The TERE1 protein interacts with mitochondrial TBL2: Regulation of trans-membrane potential, ROS/RNS and SXR target genes


  • Conflict of Interest Statement: The authors have declared that no conflicts of interest exist.

Correspondence to: Dr. William J. Fredericks, VA Medical Center Philadelphia, Research Building#21, Room A418, University and Woodland Ave, Philadelphia, PA 19104.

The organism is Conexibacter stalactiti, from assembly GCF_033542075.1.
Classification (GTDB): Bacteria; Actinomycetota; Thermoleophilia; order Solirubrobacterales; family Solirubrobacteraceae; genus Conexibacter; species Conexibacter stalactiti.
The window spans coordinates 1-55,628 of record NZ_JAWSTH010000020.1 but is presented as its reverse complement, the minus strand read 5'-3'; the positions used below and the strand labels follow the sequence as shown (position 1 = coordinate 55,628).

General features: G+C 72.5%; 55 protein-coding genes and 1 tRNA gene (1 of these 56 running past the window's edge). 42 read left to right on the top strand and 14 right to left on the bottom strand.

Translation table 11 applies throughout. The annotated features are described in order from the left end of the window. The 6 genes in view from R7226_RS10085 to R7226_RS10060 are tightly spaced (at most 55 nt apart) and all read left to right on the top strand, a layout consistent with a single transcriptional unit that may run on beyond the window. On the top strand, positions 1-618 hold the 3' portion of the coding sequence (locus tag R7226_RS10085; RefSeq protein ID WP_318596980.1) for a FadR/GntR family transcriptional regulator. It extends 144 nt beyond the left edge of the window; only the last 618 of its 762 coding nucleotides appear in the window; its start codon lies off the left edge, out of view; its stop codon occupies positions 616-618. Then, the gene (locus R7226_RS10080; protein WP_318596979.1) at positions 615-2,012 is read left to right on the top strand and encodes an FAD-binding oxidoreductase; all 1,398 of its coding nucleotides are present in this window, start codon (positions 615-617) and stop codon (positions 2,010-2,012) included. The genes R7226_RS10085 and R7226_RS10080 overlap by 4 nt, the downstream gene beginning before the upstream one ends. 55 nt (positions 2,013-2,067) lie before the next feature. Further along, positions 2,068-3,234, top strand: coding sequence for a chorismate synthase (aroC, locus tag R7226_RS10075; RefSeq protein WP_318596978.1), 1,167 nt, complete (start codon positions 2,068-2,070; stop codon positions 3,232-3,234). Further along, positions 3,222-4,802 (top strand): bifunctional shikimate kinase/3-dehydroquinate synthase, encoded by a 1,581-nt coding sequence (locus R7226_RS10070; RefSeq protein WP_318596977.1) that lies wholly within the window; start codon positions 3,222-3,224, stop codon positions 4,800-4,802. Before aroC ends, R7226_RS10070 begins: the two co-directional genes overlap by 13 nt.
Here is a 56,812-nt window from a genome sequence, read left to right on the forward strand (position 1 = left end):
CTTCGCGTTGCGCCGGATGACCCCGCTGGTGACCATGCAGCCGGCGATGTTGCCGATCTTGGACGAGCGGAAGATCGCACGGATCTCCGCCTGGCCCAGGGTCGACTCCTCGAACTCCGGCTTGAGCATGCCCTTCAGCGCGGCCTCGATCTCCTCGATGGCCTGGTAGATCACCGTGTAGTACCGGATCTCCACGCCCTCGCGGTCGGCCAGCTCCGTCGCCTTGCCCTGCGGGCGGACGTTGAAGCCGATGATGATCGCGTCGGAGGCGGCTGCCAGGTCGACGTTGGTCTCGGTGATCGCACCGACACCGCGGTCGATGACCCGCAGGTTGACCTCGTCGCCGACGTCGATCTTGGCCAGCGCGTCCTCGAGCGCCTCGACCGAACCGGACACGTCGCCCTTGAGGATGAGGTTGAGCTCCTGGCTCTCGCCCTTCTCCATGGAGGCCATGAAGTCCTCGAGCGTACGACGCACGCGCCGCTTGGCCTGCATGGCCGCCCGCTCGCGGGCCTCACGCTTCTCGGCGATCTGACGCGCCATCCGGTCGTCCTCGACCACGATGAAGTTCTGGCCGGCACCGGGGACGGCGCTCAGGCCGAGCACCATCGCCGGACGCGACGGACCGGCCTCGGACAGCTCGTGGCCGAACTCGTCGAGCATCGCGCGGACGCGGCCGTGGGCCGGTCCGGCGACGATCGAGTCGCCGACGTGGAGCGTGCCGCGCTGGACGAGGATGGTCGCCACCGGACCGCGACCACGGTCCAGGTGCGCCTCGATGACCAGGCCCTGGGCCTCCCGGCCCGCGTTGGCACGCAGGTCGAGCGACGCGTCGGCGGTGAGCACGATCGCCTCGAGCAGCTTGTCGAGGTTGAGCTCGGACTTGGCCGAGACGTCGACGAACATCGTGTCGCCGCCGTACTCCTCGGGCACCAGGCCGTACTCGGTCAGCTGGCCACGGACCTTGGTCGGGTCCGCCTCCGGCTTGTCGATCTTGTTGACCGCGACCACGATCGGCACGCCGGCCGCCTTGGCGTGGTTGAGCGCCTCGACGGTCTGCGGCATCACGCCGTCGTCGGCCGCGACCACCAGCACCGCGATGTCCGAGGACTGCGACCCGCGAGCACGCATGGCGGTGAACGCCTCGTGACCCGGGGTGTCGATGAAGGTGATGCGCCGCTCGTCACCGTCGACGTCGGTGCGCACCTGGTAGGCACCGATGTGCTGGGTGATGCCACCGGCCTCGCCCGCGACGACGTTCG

We originally discovered TERE1 as a potential tumor suppressor protein based upon reduced expression in bladder and prostate cancer specimens and growth inhibition of tumor cell lines/xenografts upon ectopic expression. Analysis of TERE1 (aka UBIAD1) has shown it is a prenyltransferase enzyme in the natural bio-synthetic pathways for both vitamin K-2 and COQ10 production and exhibits multiple subcellular localizations including mitochondria, endoplasmic reticulum, and golgi. Vitamin K-2 is involved in mitochondrial electron transport, SXR nuclear hormone receptor signaling and redox cycling: together these functions may form the basis for tumor suppressor function. To gain further insight into mechanisms of growth suppression and enzymatic regulation of TERE1 we isolated TERE1 associated proteins and identified the WD40 repeat, mitochondrial protein TBL2. We examined whether disease specific mutations in TERE1 affected interactions with TBL2 and the role of each protein in altering mitochondrial function, ROS/RNS production and SXR target gene regulation. Biochemical binding assays demonstrated a direct, high affinity interaction between TERE1 and TBL2 proteins; TERE1 was localized to both mitochondrial and non-mitochondrial membranes whereas TBL2 was predominantly mitochondrial; multiple independent single amino acid substitutions in TERE1 which cause a human hereditary corneal disease reduced binding to TBL2 strongly suggesting the relevance of this interaction. Ectopic TERE1 expression elevated mitochondrial trans-membrane potential, oxidative stress, NO production, and activated SXR targets. A TERE1-TBL2 complex likely functions in oxidative/nitrosative stress, lipid metabolism, and SXR signaling pathways in its role as a tumor suppressor. J. Cell. Biochem. 114: 2170–2187, 2013. © 2013 Wiley Periodicals, Inc.